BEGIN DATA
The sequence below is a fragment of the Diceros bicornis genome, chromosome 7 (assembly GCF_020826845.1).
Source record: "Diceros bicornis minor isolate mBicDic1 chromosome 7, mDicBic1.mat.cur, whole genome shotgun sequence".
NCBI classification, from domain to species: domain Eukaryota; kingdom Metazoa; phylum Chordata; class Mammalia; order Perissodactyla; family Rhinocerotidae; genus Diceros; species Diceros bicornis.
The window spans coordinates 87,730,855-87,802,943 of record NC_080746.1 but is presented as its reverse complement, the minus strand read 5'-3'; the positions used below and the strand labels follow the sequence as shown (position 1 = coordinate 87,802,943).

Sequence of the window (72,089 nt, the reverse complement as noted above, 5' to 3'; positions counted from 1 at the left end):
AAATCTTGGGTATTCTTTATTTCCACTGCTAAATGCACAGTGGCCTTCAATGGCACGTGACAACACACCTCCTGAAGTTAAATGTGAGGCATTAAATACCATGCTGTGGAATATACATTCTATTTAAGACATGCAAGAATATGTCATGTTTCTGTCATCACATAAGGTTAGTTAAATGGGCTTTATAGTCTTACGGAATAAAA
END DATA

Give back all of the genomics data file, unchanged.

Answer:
The sequence below is a fragment of the Diceros bicornis genome, chromosome 7 (assembly GCF_020826845.1).
Source record: "Diceros bicornis minor isolate mBicDic1 chromosome 7, mDicBic1.mat.cur, whole genome shotgun sequence".
NCBI classification, from domain to species: domain Eukaryota; kingdom Metazoa; phylum Chordata; class Mammalia; order Perissodactyla; family Rhinocerotidae; genus Diceros; species Diceros bicornis.
The window spans coordinates 87,730,855-87,802,943 of record NC_080746.1 but is presented as its reverse complement, the minus strand read 5'-3'; the positions used below and the strand labels follow the sequence as shown (position 1 = coordinate 87,802,943).

Sequence of the window (72,089 nt, the reverse complement as noted above, 5' to 3'; positions counted from 1 at the left end):
AAATCTTGGGTATTCTTTATTTCCACTGCTAAATGCACAGTGGCCTTCAATGGCACGTGACAACACACCTCCTGAAGTTAAATGTGAGGCATTAAATACCATGCTGTGGAATATACATTCTATTTAAGACATGCAAGAATATGTCATGTTTCTGTCATCACATAAGGTTAGTTAAATGGGCTTTATAGTCTTACGGAATAAAA